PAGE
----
8. David Foster Wallace's Infinite Jest — So sadly, David Foster Wallace took his own life a few years ago.  Following this, I read some material of his that spoke about depression, and it shocked me how well-phrased and incredibly, evocatively accurate his language was in describing the most speechless emotions.  I love Wallace's essay Tense Present: Democracy, English, and the Wars of Usage.  I make many of the kids I tutor read it, because it opens up people's minds to the power of language. I've found that nothing improves a kid's grammar more than understanding it through Wallace's words. Also, his commencement address at Kenyon College, titled This is Water, helped me through rough times in high school.  Simply, I love this author, but I've been intimidated to make it through his larger works, because Wallace's language is so, so, so dense. But, I won't be happy with my life until I read Wallace's masterpiece, Infinite Jest. Okay, need to find a Kleenex now.

9. Flannery O'Connor — Lord, save me from this humiliation!  I didn't know O'Connor's gender until I googled her name! I don't even know the titles of her books or what nationality she is. Or when she lived! What's worse, my sister-in-law, when kindly reading some of my own fiction, commented that my writing style was vaguely Flannery O'Connor-ish.  And I didn't know what that meant!

10. Toni Morrison — As an American reader I have no excuse for not having read any Morrison. She has so many classics: The Bluest Eye, Beloved, Song of Solomon... What I know about these books is merely that they deal with race in the United States, which is the most basic thing I could know.  I remember sitting in on a college seminar at Emory University when I was a teenager in the throes of college hunting.  All of the students were half-asleep (8 a.m. class) and I remember wanting to raise my hand like Rory Gilmore or Hermione Granger and just dive into a conversation with the professor.  But, I couldn't because I hadn't read any Morrison!!!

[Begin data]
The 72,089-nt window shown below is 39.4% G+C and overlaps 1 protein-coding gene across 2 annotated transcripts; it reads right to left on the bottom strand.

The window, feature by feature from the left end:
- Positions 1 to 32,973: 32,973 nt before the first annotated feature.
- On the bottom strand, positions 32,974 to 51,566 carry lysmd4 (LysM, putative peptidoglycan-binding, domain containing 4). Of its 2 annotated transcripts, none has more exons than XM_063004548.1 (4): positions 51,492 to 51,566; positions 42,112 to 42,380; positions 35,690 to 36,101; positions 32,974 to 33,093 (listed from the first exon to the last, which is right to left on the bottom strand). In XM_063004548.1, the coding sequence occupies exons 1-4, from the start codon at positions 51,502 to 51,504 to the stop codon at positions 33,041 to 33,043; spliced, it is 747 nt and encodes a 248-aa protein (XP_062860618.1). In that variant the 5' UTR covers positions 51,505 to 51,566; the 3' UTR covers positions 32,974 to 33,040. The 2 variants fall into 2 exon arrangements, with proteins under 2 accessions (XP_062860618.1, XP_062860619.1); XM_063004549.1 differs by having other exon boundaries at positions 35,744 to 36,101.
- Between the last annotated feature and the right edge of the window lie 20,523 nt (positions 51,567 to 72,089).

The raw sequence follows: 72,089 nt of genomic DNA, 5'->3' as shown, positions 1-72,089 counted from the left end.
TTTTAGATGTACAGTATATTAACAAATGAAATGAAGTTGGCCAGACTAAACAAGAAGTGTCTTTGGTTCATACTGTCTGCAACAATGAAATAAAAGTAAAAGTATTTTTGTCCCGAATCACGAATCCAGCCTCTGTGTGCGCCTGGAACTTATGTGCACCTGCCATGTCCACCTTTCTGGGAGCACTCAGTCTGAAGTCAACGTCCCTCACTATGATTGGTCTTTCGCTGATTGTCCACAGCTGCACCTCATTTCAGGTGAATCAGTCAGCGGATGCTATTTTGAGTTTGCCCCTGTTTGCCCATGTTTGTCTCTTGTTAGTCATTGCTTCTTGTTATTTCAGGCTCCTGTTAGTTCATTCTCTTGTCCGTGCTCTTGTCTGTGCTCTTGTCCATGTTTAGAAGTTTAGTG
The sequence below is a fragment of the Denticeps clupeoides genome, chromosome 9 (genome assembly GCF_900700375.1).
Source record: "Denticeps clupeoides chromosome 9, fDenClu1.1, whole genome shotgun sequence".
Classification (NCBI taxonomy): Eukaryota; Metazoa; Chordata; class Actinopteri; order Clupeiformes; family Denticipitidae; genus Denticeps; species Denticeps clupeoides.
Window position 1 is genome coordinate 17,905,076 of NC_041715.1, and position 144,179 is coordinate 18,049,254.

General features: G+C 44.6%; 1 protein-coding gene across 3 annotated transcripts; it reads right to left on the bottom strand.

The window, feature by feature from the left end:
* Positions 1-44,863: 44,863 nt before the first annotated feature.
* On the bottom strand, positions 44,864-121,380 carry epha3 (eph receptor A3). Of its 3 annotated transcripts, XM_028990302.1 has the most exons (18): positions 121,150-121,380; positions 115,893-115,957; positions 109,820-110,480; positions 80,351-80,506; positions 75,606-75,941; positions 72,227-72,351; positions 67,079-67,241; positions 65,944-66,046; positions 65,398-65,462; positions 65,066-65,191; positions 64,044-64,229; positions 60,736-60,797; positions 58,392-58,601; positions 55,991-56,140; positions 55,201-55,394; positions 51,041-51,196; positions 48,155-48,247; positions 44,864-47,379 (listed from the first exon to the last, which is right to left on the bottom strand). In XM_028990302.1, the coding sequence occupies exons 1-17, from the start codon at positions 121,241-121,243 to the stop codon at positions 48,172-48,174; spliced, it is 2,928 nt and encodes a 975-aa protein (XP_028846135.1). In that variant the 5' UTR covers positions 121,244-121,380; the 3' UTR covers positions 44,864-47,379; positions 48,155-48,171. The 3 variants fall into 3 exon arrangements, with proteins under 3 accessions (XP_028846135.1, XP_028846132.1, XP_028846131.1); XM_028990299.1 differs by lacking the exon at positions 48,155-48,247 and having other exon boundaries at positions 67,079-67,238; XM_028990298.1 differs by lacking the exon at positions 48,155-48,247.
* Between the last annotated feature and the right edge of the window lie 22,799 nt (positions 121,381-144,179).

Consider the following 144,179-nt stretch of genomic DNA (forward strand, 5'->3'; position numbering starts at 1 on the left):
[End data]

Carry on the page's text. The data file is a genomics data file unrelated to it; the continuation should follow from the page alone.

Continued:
1. I also have not read LotR or Flannery, both of which I have been told by many to read.

    Ian McEwan is one of my favorite authors. I've read almost all of his books and they are excellent, and he is so good at making me gasp at the end of his novels (WAIT WHAT JUST HAPPENED THAT TWISTS THE WHOLE BOOK WHAT WHYYYYYYY). You must must must pick up one of his. Atonement is definitely a good start.

    Can I also recommend you add Ann Patchett, if you haven't read her? Bel Canto is my favorite, but I love almost all of her books.

    1. LOVED Ann Patchett's State of Wonder. I tried to read Bel Canto but couldn't get into it. This might be a case where I need to try it again until I love it.

      I'm so happy to hear to McEwan lives up all the good things I've heard. I love that you've read his novels, plural, and not merely Antonement.

      BTW, your book will be on its way soon, Liesl!

  2. Is it weird I do not even know 80% of the ones here? Haha. I've yet to hear their names or titles before, but I'm with you regarding the Stephen King one. I've yet to read a book of his. I tried, but I really find his prose so muddled. BUT I WILL THOUGH! I PROMISE!

    Faye at The Social Potato

    1. Not weird. I have a feeling that these are the books I notice because I know of them. There are probably a ton of books that should be on here, but elude me because I'm not familiar with them, hence they don't register when I'm thrift store browsing.

  3. I'm finding it a little eerie how similar we are! The only exception for me would be Tamora Pierce. But you're dead on with everything else. I would also have to add some high school reading classics such as 'To Kill a Mockingbird' and 'Of Mice and Men'. But I can blame that on the fact that, I too, transferred 3 or 4 times during high school and skipped some important classics :P.

    1. Sierra, hi! It's so nice to see you here! We really do have similar tastes. I haven't run a comparison yet on Leafmarks, but that result would be interesting to see. That's probably my next internet destination after I post this reply. :D And I haven't read To Kill A Mockingbird either! I forgot to add that one. I've started it extracurricularly about ten times, but my attention always wavers.